Finally, retirement. After years of working, you can finally sit back and relax. But where, exactly, are you going to be doing that relaxing? For most, if your family lives close by, you won’t want to move away from them permanently. However, who doesn’t want to retire to the beach or mountains, sipping warm coffee with the sounds of nature all around you? Retiring to a beautiful location seems to be a common theme. However, making that dream a reality can be complicated. Picking, finding, and buying a vacation home can be complex.
Paying for it
Before you even consider where to get your second home, you need to consider whether you can afford to get one in the first place. While buying a home might seem simple if you have the retirement money saved up, you should ensure that such a big purchase won’t make it difficult to meet your other financial goals. It might not be easy to travel if you’ve spent too much on your second home. If you don’t have the saving money available though, you might find financing it somewhat difficult. While lenders can’t reject you because of your age, they can reject you if you don’t have enough income. Since you’re retired, this can be difficult.
One option that can help you afford an additional mortgage payment is to rent out the home when you aren’t using it. Of course, to get top dollar, you’ll likely have to make some updates to make your property more attractive to renters. Save money on this part of the process by hiring a trustworthy local contractor. While it may seem cheaper to do the work yourself, a contractor can actually save you money thanks to their relationships with suppliers and the ability to complete the project without costly mistakes.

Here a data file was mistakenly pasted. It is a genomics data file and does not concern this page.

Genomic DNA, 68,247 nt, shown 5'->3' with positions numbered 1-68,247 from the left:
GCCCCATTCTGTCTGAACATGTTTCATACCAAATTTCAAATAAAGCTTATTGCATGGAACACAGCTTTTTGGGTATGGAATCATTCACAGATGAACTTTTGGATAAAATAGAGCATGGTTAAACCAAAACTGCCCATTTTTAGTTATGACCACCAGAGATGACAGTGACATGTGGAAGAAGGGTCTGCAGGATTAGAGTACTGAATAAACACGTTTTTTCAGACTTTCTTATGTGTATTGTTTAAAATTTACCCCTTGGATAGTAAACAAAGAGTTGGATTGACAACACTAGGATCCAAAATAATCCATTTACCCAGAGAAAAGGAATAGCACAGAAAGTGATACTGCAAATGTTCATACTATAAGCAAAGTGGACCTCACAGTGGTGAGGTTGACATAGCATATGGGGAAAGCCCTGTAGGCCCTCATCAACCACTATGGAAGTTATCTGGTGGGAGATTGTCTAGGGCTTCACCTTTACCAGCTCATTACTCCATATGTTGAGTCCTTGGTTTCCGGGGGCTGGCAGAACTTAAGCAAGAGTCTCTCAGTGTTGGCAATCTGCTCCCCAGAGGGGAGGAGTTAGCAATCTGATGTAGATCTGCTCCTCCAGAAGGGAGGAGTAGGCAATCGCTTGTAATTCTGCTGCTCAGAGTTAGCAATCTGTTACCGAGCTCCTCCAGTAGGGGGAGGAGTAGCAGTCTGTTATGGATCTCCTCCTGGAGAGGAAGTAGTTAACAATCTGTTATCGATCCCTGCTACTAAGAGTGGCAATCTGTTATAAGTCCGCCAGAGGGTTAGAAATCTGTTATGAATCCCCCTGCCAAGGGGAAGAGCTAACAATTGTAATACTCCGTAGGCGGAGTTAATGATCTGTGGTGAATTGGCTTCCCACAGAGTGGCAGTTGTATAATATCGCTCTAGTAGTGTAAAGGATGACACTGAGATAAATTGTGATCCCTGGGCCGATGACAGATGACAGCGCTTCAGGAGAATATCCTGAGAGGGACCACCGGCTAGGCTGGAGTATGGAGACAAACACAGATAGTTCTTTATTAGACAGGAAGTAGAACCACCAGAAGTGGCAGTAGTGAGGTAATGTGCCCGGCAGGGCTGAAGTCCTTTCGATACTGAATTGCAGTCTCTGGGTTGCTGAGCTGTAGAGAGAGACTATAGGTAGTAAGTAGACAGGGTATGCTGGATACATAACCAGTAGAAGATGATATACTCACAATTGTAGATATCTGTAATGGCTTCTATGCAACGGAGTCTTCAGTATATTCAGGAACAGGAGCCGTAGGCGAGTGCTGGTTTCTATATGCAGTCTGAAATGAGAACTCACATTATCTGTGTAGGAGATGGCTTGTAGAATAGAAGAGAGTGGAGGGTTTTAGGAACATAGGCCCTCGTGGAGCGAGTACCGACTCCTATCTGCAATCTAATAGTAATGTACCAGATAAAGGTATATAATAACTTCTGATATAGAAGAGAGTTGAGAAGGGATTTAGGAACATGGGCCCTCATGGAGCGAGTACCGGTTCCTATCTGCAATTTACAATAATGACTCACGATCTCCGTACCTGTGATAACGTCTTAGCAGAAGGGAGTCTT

Houses regularly require maintenance no matter where they are located. Yards need to be kept, floors need to be swept, and gutters need to be cleaned. If your vacation home is located hours away, you will probably not be able to do this upkeep yourself. This means you will most likely have to pay someone to do it, which can be a hefty expense on top of owning the home. According to the New York Times, some of these companies will even stock the fridge, turn on the heat, and warm up the hot tub for you -- at an extra cost, of course.
Will You Use It
Of course, you might imagine spending every winter down south, but as the years go on, you may discover that it is actually pretty common to get tired of going on the same vacation over and over again. Instead, you might want to consider traveling to a variety of places, as opposed to purchasing a permanent vacation home. Take your vision for the next couple of decades and carefully consider what option fits you more.
Insurance is extremely important when it comes to a second home, especially when you’re retired. However, insurance rates can be expensive if not approached correctly. If insurance looks like it is going to be out of the budget, consider raising your deductible. While this means you’ll have to pay more if something does happen, it should lower your monthly payment considerably. You could also look into getting a multi-policy deal, adding new safety features to the home, and raising your credit score.
Purchasing a second home after retirement can be exciting, but there is a lot you need to consider before you make the leap. You should carefully consider whether you can actually afford a home and if purchasing one is even what you really want to do in the first place.
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